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Network Neutrality and the FCC’s Internet Policy Statement

Network Neutrality and the FCC’s Internet Policy Statement

Marvin Ammori, General Counsel of Free Press

Marvin Ammori, General Counsel of Free Press, discussed "Network Neutrality and the FCC’s Internet Policy Statement: Biased Thoughts from a Lawyer Working with & Free Press."

From Marvin: I have some thoughts and lingering questions about the role of the FCC’s Internet Policy Statement, which is not an enforceable rule, in the regulatory and legislative battles over network neutrality. This Policy Statement has been central to debates in which my organization has been actively involved—including debate over the 2006 Snowe-Dorgan amendment to legislate network neutrality, major telecommunications mergers, potential state network neutrality regulation, and the Comcast-BitTorrent controversy. I would like to discuss its central role in these debates, the many questions it fails to answer or even pose, and what role I believe the Policy Statement should play.

Background: Since the mid-1990s, scholars, legislators, and the public have debated the merits of network neutrality, and the various regulatory means of attempting to ensure network neutrality. Until 2005, those favoring neutral networks advocated for open access and Title-II-like regulations. In 2005, the FCC rejected open access and Title II, but adopted an unenforceable Internet Policy Statement meant to guide the FCC’s future policy-making activities. This Policy Statement declared, among other things, that consumers were entitled to access the applications and content of their choice. The Policy Statement’s effectiveness, methods of “enforcement,” and very meaning have all remained contested, even while the Statement plays an instrumental role in determining the internet’s future.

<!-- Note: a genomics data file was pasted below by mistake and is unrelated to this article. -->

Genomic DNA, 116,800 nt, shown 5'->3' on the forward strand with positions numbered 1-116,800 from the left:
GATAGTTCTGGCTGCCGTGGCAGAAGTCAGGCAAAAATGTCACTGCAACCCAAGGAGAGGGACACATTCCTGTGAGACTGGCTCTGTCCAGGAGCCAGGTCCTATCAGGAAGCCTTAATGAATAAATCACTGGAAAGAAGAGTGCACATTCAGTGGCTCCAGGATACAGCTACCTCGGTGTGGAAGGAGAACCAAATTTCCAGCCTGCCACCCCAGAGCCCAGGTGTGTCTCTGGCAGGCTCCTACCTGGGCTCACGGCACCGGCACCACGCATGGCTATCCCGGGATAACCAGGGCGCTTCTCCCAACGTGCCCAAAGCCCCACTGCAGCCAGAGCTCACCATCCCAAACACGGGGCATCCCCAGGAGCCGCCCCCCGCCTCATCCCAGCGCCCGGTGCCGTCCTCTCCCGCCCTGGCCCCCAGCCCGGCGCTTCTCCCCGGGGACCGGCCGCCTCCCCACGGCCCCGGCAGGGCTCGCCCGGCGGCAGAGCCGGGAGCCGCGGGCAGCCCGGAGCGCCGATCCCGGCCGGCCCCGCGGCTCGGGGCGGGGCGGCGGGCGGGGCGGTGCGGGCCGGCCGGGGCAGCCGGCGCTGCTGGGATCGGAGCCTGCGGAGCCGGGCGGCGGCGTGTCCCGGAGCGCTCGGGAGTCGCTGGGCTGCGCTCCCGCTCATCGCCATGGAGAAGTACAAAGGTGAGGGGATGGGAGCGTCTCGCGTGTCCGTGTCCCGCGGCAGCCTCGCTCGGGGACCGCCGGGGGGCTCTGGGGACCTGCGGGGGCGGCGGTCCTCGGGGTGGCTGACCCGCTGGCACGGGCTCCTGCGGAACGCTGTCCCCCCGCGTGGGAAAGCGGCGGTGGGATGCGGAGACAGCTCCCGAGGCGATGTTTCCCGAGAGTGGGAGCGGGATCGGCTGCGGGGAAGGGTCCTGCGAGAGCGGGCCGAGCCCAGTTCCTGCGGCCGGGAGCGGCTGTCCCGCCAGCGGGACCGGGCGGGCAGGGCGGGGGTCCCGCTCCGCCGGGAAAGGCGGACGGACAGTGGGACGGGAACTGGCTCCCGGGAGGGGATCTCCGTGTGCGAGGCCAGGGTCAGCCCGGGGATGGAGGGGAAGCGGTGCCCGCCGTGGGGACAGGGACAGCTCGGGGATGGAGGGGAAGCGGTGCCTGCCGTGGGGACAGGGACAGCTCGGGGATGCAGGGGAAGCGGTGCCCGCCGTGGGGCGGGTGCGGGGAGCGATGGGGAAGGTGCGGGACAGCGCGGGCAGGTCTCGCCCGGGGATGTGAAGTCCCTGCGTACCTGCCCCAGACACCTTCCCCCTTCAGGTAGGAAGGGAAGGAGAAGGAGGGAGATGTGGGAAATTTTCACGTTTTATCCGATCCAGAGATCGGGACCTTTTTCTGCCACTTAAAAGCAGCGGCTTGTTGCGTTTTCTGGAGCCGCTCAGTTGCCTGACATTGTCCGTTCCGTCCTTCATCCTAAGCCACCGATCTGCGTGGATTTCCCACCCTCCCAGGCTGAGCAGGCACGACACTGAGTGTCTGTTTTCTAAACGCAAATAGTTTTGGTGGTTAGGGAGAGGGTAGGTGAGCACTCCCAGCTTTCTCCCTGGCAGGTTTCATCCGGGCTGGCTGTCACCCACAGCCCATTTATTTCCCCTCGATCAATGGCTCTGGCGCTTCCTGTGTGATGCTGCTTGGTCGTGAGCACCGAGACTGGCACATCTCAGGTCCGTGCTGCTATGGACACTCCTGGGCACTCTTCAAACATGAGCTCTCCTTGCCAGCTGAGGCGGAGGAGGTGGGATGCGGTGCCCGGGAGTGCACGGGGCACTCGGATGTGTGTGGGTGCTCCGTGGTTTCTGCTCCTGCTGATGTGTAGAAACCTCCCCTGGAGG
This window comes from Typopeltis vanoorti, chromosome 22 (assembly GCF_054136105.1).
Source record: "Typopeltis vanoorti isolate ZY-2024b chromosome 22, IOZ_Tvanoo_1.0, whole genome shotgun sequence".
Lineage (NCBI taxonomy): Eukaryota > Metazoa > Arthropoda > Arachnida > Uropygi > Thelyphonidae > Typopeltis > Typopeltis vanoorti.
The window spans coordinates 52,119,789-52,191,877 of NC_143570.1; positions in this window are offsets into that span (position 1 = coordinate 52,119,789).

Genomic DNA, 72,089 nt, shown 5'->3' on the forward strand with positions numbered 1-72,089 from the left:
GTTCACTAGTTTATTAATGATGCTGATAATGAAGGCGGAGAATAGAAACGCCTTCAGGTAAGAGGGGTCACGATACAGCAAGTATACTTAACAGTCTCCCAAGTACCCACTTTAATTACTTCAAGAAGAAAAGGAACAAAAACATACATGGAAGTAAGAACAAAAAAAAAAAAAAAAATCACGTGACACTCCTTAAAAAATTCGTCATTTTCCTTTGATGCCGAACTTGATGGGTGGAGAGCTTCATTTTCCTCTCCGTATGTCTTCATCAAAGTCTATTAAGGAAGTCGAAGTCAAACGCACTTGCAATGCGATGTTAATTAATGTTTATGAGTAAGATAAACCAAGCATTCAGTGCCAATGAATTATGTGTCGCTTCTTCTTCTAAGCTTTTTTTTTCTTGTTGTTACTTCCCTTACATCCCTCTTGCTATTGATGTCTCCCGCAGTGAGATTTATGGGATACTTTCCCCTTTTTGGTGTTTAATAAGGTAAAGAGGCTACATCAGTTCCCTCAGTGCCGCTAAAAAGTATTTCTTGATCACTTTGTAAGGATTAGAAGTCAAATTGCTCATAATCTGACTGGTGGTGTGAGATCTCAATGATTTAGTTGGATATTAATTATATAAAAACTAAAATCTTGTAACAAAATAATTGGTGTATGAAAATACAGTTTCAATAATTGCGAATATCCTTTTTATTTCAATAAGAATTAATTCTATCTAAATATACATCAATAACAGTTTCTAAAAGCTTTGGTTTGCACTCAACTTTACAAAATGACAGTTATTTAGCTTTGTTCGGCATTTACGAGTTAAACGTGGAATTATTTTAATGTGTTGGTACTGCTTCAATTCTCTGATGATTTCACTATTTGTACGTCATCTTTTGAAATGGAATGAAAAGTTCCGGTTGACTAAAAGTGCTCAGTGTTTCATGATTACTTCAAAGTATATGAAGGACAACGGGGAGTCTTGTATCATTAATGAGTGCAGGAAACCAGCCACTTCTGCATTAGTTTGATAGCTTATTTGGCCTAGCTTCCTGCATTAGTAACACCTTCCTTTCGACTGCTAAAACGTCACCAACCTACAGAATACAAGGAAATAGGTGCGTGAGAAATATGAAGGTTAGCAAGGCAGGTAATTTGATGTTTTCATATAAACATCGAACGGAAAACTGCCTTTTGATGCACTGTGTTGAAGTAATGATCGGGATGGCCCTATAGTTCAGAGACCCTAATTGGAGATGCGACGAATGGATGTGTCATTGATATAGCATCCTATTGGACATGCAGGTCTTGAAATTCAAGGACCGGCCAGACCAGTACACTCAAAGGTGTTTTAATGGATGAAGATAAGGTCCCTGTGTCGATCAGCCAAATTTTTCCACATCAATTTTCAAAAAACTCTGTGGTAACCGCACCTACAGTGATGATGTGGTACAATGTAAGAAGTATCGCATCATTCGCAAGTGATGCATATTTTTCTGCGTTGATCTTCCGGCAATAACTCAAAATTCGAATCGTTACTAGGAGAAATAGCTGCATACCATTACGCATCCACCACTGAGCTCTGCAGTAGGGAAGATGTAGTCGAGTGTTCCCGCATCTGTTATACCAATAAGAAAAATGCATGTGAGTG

About Marvin

Marvin Ammori is the General Counsel of Free Press, which is the Coordinator of the campaign. Free Press was instrumental in making network neutrality a publicly debated issue, and its policy team has been deeply involved in a range of media and internet issues, including network neutrality, media ownership limits, white spaces regulation, and universal service for broadband. Before joining Free Press, Marvin was outside counsel to Free Press and other public interest media advocacy groups as a staff attorney for the Institute for Public Representation at Georgetown University Law Center. Marvin graduated from HLS in 2003, and worked on JOLT.


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Past Event
Dec 7, 2007
12:30 PM - 1:30 PM